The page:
Uber’s Bike Courier Service Undermines Bike Messengers
March 30, 2016 | Workers Compensation
Uber is creating controversy on the streets of New York, and not because of the conflict between taxi drivers and unlicensed Uber contractors, according to an article by Crain’s New York Business. Instead, the issue is between bike messengers working as couriers and Uber’s new delivery service, which is similar to its driving services in that it employes unlicensed individual contractors. UberRush is a courier-service app for individual consumers and businesses that pays around 80% of the commission to the bike contractor.
High Cost of Workers’ Compensation Leads to UberRush Rise
Uber cyclists do not receive safety training and few wear helmet, though trend follows other bike courier services as well. Additionally, Uber delivery cyclists do not receive any insurance because they are only on contract, meaning they are on their own to pay for medical expenses in case of an accident that they are at fault for, it is a hit and run and they cannot track down the negligent driver, or they are unable to prove that it was the driver’s fault. Many couriers and UberRush couriers do not have personal health insurance or even auto insurance, such as David Santos, a cyclist that delivers for a traditional bike courier as well as Uber. When asked about the dangers and his lack of insurance he says, “I try not to think about that. I ride safe. I take care of myself.” Drivers face little punishment even when found to be at fault for causing serious injury or even killing cyclists, as reported by the New York Daily News.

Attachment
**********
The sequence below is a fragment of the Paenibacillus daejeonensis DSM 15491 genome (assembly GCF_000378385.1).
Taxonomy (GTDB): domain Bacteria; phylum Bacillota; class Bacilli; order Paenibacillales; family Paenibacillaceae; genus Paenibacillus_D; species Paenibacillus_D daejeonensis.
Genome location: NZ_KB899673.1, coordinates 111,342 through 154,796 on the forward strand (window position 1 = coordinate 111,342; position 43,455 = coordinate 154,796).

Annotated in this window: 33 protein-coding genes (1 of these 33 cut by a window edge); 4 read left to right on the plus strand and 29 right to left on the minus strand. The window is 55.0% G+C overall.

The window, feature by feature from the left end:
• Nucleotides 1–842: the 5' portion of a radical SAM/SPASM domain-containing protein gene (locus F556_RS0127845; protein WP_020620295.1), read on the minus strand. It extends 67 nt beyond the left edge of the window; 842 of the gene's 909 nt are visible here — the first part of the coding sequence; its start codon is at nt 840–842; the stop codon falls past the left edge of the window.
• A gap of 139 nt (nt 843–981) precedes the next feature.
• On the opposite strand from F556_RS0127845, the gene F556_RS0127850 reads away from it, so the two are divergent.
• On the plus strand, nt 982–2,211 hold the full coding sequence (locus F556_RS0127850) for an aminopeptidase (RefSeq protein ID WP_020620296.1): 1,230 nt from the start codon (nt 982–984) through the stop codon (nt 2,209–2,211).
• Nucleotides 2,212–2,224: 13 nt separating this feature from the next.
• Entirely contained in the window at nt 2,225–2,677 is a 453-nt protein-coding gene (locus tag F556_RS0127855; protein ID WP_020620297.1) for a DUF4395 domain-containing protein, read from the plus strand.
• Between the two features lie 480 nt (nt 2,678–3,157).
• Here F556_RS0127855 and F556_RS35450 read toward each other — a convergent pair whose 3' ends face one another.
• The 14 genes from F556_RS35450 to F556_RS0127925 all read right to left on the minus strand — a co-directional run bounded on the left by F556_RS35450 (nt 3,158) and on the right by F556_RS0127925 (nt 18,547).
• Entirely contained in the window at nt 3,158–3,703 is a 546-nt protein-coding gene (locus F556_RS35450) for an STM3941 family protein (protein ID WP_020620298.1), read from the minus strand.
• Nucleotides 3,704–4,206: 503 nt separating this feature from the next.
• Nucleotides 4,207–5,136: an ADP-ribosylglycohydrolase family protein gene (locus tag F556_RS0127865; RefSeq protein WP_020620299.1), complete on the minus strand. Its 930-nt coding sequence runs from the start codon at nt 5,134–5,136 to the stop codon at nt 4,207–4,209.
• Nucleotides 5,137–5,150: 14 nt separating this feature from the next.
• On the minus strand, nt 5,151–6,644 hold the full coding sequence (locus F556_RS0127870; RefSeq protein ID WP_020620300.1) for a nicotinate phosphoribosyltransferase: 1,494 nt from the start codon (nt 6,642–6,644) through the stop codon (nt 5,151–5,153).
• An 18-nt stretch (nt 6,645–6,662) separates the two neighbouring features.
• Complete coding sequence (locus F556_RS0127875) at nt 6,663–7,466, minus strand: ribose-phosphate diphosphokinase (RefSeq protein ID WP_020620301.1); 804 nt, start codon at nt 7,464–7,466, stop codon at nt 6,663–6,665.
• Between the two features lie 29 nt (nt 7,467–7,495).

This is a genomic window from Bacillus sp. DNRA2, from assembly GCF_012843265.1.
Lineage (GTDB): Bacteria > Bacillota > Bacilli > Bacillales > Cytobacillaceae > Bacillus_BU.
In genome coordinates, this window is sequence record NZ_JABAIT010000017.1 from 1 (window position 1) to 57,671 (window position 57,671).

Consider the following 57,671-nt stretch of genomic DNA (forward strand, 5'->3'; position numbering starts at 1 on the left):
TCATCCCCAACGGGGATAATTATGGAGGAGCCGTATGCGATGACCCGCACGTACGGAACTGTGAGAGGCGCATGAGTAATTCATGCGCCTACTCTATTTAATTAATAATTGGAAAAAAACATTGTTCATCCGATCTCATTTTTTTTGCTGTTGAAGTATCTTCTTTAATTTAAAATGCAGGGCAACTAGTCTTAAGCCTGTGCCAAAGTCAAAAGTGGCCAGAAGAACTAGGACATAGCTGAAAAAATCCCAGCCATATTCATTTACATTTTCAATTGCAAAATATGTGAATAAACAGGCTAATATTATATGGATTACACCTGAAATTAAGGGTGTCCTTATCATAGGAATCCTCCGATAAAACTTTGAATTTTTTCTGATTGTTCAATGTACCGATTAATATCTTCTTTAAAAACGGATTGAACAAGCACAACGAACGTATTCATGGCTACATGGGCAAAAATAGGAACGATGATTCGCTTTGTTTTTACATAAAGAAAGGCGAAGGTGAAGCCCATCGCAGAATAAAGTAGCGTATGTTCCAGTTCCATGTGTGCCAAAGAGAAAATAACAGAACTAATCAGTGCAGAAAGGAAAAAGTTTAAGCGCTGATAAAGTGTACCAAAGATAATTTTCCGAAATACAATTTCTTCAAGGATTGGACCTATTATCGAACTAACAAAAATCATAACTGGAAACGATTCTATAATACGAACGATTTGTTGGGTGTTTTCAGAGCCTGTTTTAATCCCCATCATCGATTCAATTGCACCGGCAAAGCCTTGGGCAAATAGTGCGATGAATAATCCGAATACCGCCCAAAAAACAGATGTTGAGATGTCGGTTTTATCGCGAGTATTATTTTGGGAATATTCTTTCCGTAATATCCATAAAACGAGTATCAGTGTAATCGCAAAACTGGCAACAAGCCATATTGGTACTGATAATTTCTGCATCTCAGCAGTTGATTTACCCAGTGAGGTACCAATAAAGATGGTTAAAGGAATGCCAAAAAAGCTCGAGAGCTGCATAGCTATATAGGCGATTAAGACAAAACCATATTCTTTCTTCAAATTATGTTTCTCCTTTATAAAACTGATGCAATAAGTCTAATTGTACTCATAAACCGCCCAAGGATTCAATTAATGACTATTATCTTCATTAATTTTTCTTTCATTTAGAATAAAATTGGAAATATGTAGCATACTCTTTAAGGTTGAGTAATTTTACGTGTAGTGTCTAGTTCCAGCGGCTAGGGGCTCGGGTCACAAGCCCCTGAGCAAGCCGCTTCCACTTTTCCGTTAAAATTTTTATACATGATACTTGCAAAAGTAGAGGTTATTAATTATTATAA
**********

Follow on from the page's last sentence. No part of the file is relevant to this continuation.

High Cost of Workers’ Compensation
The reason for the boom in business for Uber is because many businesses can no longer afford to hire bike couriers due to the increasing costs of workers’ compensation. Since 2008, the cost of workers’ compensation premiums have quadrupled from roughly $30 to $40 for every $100 in payroll. Compare that to a foot deliver person, albeit much slower, at 50 cents per $100, and it becomes obvious why the decline in established courier businesses is occurring, the increasing prevalence of foot delivery personnel, and the rise of UberRush
Uber is Accused of Openly Breaching the Law
Traditional courier companies and deliverers have accused Uber of violating the law by hiring independent contractors that do not require insurance compensation because the law sees them as being in business for themselves. Therefore, they are not covered by state nor federal labor laws. This makes traditional courier companies noncompetitive because they are required by law to hire cyclists as employees and therefore pay workers’ compensation and other high fees. Additionally, Uber bypasses any minimum wage standard by doing this, which may not affect bike couriers because they can make deliveries faster, but cuts into the profits earned by foot couriers. Because Uber does not have to pay workers’ compensation or a minimum wage, they can drastically decrease the price for their customers, which is undercutting other, possibly more legitimate, courier services.
Robert Kotch owns Breakaway Courier Systems, which has been around for 28 years and has 300 employees. He says, “They are hiring foot and bike messengers as independent contractors, not employees, and the New York State Department of Labor has forbidden this practice for years.” Being a bike courier is dangerous no matter what. Being a bike courier for Uber opens up the possibility of serious financial damage as well for cyclists that are hit on the job. If you have been involved in a bicycle accident of any kind, contact an experienced bicycle accident attorney today with the law offices of of Napoli Shkolnik PLLC at 212-397-1000.
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